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´╗┐mate's handbook to southampton.
Empress Eugenie caught the last glimpse of the Prince Imperial as he left for South Africa, like, alas ! many a true hearted comrade, never to return. Radley's Hotel, immediately opposite the Docks Station, has been long established, and is well known to ail travellers. The Dolphin Hotel in the High Street is mentioned as far back as the year 1506, and a hundred years ago the Southampton Assemblies were regularly held there during the winter. The Star and the Crown can each boast an antiquity of some three centuries, and the Royal in Above Bar Street is of deserved fame and repute. The Pier Hotel and the In man (Western Shore) are " homes from home."
The Story of Southampton.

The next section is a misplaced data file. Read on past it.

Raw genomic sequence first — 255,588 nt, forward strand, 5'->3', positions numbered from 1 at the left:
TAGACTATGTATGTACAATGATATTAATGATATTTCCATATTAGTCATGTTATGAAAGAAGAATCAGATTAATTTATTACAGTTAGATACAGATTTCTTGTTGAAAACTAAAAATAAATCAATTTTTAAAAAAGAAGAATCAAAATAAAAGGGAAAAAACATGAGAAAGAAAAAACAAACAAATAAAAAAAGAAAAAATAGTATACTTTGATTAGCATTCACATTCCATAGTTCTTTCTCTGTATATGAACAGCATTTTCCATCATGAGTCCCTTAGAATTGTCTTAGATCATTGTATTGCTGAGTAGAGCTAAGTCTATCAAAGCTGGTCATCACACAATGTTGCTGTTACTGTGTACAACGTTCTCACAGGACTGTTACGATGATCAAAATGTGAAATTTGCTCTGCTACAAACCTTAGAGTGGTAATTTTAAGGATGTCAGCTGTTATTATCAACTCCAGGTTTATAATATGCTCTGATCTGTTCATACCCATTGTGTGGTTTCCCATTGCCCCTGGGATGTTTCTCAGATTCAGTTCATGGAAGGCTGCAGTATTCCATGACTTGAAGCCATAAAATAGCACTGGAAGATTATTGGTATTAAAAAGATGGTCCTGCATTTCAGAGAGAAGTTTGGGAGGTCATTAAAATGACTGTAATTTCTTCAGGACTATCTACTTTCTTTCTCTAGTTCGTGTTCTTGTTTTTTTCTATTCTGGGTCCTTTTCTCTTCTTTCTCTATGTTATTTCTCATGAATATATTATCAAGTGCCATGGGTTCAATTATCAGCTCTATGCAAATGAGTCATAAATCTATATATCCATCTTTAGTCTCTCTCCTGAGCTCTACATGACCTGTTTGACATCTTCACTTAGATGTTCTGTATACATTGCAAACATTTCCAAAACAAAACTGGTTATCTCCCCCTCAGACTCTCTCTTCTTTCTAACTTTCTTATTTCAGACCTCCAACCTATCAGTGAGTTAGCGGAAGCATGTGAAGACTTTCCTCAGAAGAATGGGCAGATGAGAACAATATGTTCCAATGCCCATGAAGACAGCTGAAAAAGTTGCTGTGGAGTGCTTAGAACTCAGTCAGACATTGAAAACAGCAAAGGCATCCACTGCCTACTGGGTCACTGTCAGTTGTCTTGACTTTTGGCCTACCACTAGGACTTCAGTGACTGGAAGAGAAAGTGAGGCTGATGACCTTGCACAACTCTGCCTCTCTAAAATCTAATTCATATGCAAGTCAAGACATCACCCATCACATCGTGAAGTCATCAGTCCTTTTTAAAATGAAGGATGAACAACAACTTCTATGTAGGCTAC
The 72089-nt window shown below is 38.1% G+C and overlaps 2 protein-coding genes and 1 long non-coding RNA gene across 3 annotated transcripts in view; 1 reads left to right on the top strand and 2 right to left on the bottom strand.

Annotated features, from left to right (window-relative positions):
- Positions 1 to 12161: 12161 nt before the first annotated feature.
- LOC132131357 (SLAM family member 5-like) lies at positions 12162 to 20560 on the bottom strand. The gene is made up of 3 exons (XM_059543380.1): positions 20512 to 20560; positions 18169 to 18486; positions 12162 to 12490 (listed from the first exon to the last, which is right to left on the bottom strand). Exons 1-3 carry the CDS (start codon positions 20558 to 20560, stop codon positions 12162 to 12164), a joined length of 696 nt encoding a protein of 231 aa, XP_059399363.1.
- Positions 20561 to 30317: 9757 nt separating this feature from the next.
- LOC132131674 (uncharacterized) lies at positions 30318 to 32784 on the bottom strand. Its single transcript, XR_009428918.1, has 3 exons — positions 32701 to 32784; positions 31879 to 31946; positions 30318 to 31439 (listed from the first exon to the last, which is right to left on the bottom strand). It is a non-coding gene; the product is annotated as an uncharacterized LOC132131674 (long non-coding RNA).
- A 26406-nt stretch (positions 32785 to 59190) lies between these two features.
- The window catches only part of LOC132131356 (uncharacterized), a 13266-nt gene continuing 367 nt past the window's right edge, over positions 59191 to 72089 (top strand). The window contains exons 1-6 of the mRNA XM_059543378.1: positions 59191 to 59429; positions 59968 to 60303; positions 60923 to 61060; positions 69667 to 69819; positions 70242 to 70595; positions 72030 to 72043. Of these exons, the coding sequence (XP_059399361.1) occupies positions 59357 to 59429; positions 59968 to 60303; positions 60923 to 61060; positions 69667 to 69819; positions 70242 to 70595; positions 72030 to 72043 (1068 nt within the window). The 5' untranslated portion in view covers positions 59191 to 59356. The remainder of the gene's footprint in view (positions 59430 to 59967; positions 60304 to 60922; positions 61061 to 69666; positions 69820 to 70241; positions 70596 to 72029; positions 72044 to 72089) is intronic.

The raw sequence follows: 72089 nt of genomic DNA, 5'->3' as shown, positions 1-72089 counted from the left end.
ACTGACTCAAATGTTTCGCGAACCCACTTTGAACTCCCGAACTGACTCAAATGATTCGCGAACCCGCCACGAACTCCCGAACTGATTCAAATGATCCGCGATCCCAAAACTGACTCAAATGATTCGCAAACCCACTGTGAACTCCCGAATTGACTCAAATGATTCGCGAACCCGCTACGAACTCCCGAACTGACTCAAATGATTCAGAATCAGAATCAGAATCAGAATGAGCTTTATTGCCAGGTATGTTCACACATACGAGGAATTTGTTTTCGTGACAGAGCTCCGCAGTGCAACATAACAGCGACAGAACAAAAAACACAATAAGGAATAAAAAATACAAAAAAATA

Pre-historic man liked living at Southampton, and built his rude hut upon the shore. In forests of even then ancient growth, Bos Longifrons and Bos Primigenius, the ancestors of all cattle, got bogged, and left alike their bones and horns on the site of the present Empress Dock. Stone implements and weapons are now find again picked up on Southampton Common, at Shirley and at Highfield. The men of the bronze age dwelt hereabouts, as is shewn by a magnificent collection of bronze implements in the possession of Mr. W. Dale, F.S.A., 5, Sussex Place, Southampton. The Romans called the estuary of the Test " Trisanton," and settled at Clausentum, upon the site now occupied by Bitterne Manor House, where remains of their entrenchments may still be traced. The "Count of the Saxon Shore" lived there as Admiral of the Roman Channel Fleet, and Roman roads led thence to Winchester, Chichester, and Nursling. There was hard fighting hereabouts between the Britains and the invading Saxons, who in the sixth century built their " Tun or Home Town of Hamptun." "Old Hamp-tun " is mentioned in the Saxon Chronicle in the year 873. In 928 there were two mints here, so that a thousand years ago Southampton folk " made money." Floods, lightning, and Danish pirates all did a good deal of mischief. Olaf of Norway and Sweyn of Denmark wintered here in 994, and were bought off twice over. King Canute loved Southampton well, and in 1016 held a great council and "homage doing" here. In 1033 he is said to have rebuked the waves at " Canute's.
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